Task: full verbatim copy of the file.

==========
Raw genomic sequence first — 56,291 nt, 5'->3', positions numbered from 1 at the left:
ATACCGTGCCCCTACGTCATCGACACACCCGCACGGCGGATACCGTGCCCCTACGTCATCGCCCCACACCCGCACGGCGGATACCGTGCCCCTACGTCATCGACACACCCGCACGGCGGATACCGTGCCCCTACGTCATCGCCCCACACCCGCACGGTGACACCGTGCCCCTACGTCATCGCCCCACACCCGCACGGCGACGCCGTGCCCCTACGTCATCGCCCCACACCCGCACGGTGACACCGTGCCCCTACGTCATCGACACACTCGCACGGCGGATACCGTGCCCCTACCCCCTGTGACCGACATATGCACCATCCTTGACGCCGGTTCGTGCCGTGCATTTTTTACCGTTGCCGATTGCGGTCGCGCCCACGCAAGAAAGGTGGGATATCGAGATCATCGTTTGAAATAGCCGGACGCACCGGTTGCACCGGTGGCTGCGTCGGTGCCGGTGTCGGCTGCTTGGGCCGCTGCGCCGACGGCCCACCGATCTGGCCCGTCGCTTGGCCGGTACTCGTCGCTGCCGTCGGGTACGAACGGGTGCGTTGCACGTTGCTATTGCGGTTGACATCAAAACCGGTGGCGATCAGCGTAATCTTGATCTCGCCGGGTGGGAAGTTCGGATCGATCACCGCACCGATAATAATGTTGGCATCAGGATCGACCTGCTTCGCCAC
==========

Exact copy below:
Raw genomic sequence first — 56,291 nt, 5'->3', positions numbered from 1 at the left:
ATACCGTGCCCCTACGTCATCGACACACCCGCACGGCGGATACCGTGCCCCTACGTCATCGCCCCACACCCGCACGGCGGATACCGTGCCCCTACGTCATCGACACACCCGCACGGCGGATACCGTGCCCCTACGTCATCGCCCCACACCCGCACGGTGACACCGTGCCCCTACGTCATCGCCCCACACCCGCACGGCGACGCCGTGCCCCTACGTCATCGCCCCACACCCGCACGGTGACACCGTGCCCCTACGTCATCGACACACTCGCACGGCGGATACCGTGCCCCTACCCCCTGTGACCGACATATGCACCATCCTTGACGCCGGTTCGTGCCGTGCATTTTTTACCGTTGCCGATTGCGGTCGCGCCCACGCAAGAAAGGTGGGATATCGAGATCATCGTTTGAAATAGCCGGACGCACCGGTTGCACCGGTGGCTGCGTCGGTGCCGGTGTCGGCTGCTTGGGCCGCTGCGCCGACGGCCCACCGATCTGGCCCGTCGCTTGGCCGGTACTCGTCGCTGCCGTCGGGTACGAACGGGTGCGTTGCACGTTGCTATTGCGGTTGACATCAAAACCGGTGGCGATCAGCGTAATCTTGATCTCGCCGGGTGGGAAGTTCGGATCGATCACCGCACCGATAATAATGTTGGCATCAGGATCGACCTGCTTCGCCAC